I just finished Monster Blood Tattoo and its sequel, Lamplighter, by D.M. Cornish. Young Rossamund Bookchild begins his story as an orphan left on the steps of Madame Opera's Estimable Marine Society for Foundling Boys and Girls with nothing but his name pinned to his swaddling clothes. Constantly made fun of for his girlish name, Rossamund can't wait to be hired away to a ship on which he can use his training for life on the vinegar seas. When he is unexpectedly hired as a lamplighter, Rossamund feels disappointment at what he feels will be the continual drudgery of trudging out each night to light the lamps along the Emperor's roadway and again each day to extinguish them. However, his adventures begin as soon as he sets out, when he manages to board the wrong ship and be pressed into service of an unsavory man named Poundinch. Throughout both books, Rossamund seems to always find himself in the wrong place at the wrong time, yet he always pulls through, often to the astonishment of others. I won't spoil anything by saying to much, but I will say I was pleased that the mystery surrounding Rossamund's origins is somewhat revealed at the end of the second book. It irritates me when a book builds up suspense around a certain character and then never reveals enough to satisfy my curiousity. I was amazed by the amount of detail Cornish went into in building the world of the Half Continent in which the story is set. Each book contains a 100-page "Explicarium" with a definition of terms found in the story as well as diagrams and illustrations of various items and characters in the story. I got the feeling of being transported to another world while reading these books, as the characters and situations involved were so intriguing and exciting.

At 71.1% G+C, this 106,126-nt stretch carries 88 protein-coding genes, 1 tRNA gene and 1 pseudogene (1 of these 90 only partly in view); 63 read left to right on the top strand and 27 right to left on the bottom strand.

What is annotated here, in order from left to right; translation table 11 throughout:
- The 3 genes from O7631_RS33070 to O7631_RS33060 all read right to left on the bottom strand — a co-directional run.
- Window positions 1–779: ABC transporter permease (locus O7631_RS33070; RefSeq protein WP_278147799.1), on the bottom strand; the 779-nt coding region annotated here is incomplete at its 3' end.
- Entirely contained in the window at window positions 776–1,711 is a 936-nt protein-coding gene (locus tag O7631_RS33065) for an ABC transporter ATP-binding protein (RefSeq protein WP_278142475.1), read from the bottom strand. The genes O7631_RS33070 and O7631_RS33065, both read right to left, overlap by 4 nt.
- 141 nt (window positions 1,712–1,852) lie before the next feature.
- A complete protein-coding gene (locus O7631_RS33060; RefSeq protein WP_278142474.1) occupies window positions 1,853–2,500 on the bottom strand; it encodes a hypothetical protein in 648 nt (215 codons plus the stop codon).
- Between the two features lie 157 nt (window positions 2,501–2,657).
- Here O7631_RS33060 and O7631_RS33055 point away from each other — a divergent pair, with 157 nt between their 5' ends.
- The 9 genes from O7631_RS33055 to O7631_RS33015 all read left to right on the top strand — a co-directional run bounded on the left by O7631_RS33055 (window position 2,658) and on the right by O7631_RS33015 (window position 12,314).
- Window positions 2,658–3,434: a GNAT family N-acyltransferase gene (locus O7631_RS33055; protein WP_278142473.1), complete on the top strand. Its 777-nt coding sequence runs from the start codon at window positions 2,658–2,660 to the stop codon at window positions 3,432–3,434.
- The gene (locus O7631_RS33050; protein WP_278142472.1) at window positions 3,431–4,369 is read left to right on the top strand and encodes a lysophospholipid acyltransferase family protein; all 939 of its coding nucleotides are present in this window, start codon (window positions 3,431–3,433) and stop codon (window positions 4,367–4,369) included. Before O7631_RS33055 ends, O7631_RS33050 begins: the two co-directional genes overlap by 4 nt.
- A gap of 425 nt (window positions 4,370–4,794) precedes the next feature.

2020 Award committees have been seated
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